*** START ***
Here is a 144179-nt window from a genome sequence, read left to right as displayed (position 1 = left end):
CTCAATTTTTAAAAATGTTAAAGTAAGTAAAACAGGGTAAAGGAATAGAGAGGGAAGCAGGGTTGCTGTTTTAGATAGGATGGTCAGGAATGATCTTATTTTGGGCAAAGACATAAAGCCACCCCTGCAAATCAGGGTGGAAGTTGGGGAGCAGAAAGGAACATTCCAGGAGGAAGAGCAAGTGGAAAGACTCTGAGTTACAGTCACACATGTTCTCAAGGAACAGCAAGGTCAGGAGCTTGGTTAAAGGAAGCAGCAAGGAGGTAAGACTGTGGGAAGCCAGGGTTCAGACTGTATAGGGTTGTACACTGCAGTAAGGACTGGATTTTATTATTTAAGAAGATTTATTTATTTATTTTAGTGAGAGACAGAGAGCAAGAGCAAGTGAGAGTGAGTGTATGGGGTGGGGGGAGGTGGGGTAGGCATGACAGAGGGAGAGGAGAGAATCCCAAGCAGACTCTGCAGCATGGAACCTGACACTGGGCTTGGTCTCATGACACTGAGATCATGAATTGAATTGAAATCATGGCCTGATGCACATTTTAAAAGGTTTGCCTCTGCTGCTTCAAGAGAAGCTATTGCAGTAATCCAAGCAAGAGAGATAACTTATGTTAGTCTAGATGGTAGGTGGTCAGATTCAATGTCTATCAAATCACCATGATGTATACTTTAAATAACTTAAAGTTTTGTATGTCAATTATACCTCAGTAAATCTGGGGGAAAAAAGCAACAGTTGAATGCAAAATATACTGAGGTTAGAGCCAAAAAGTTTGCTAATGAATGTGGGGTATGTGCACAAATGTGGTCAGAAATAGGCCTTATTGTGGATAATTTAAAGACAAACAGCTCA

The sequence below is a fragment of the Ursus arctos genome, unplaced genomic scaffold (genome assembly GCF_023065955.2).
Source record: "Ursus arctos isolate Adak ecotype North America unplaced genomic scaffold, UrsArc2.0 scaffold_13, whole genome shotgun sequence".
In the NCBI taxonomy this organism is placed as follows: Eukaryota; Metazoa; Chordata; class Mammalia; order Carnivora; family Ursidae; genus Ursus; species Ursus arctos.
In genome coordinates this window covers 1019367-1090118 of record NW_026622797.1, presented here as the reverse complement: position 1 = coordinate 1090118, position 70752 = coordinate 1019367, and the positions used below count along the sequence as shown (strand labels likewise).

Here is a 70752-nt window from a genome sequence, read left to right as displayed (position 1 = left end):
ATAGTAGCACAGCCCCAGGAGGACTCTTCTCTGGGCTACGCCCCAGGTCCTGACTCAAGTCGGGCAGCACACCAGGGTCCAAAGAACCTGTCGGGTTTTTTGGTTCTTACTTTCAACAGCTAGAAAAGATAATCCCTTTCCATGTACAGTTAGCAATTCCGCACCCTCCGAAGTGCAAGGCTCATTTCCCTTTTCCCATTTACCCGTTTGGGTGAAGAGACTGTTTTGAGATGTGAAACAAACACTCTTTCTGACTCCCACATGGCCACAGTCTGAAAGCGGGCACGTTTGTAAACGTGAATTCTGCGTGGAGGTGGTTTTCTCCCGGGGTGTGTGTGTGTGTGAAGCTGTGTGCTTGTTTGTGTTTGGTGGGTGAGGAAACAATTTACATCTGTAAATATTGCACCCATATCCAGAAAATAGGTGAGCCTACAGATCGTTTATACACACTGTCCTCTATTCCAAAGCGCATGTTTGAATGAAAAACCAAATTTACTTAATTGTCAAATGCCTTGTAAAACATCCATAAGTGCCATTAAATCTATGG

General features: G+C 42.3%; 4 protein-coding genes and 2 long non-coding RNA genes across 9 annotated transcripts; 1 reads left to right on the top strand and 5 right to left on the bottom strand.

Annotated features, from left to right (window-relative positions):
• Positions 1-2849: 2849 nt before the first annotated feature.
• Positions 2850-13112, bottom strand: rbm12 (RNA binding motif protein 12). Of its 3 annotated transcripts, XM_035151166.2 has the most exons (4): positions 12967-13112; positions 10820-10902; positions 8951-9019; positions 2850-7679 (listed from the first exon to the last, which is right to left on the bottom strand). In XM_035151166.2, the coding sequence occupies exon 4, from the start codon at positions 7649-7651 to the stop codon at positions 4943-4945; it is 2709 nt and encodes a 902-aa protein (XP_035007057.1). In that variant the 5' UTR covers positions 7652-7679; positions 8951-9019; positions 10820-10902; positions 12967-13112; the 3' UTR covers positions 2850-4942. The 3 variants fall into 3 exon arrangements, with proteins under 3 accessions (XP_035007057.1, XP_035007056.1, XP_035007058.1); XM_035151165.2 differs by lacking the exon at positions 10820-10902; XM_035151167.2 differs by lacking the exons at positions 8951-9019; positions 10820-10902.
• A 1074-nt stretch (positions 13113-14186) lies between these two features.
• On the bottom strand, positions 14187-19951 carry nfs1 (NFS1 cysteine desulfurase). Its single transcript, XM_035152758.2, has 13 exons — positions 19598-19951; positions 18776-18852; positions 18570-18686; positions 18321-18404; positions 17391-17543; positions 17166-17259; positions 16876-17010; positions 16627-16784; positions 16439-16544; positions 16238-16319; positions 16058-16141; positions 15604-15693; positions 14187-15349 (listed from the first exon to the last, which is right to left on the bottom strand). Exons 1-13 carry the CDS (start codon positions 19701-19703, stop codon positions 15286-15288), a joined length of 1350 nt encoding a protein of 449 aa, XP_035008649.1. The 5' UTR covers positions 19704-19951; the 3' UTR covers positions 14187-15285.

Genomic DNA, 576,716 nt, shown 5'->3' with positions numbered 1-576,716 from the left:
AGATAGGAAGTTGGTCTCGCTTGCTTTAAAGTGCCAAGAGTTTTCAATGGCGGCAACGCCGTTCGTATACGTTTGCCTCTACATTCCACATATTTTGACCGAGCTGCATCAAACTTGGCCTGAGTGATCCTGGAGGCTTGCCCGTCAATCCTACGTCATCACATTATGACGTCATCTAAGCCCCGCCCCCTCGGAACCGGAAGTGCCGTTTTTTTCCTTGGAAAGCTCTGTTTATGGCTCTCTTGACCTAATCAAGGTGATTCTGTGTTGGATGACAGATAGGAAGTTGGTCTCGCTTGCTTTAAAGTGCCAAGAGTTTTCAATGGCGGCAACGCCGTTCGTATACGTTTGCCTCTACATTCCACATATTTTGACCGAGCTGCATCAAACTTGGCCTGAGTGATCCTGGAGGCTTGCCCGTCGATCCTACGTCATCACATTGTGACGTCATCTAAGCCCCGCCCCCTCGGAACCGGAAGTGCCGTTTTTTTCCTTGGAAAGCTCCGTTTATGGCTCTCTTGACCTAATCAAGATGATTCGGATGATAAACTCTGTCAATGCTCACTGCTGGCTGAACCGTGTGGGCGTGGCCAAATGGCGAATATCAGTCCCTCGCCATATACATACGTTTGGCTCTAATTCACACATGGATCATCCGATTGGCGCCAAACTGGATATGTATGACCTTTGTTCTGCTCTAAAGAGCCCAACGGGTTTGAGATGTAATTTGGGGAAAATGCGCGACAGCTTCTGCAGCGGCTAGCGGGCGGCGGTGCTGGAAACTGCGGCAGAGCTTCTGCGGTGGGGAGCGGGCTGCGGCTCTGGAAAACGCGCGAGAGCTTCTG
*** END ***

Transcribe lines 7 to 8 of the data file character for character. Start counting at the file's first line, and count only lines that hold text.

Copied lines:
Here is a 70752-nt window from a genome sequence, read left to right as displayed (position 1 = left end):
ATAGTAGCACAGCCCCAGGAGGACTCTTCTCTGGGCTACGCCCCAGGTCCTGACTCAAGTCGGGCAGCACACCAGGGTCCAAAGAACCTGTCGGGTTTTTTGGTTCTTACTTTCAACAGCTAGAAAAGATAATCCCTTTCCATGTACAGTTAGCAATTCCGCACCCTCCGAAGTGCAAGGCTCATTTCCCTTTTCCCATTTACCCGTTTGGGTGAAGAGACTGTTTTGAGATGTGAAACAAACACTCTTTCTGACTCCCACATGGCCACAGTCTGAAAGCGGGCACGTTTGTAAACGTGAATTCTGCGTGGAGGTGGTTTTCTCCCGGGGTGTGTGTGTGTGTGAAGCTGTGTGCTTGTTTGTGTTTGGTGGGTGAGGAAACAATTTACATCTGTAAATATTGCACCCATATCCAGAAAATAGGTGAGCCTACAGATCGTTTATACACACTGTCCTCTATTCCAAAGCGCATGTTTGAATGAAAAACCAAATTTACTTAATTGTCAAATGCCTTGTAAAACATCCATAAGTGCCATTAAATCTATGG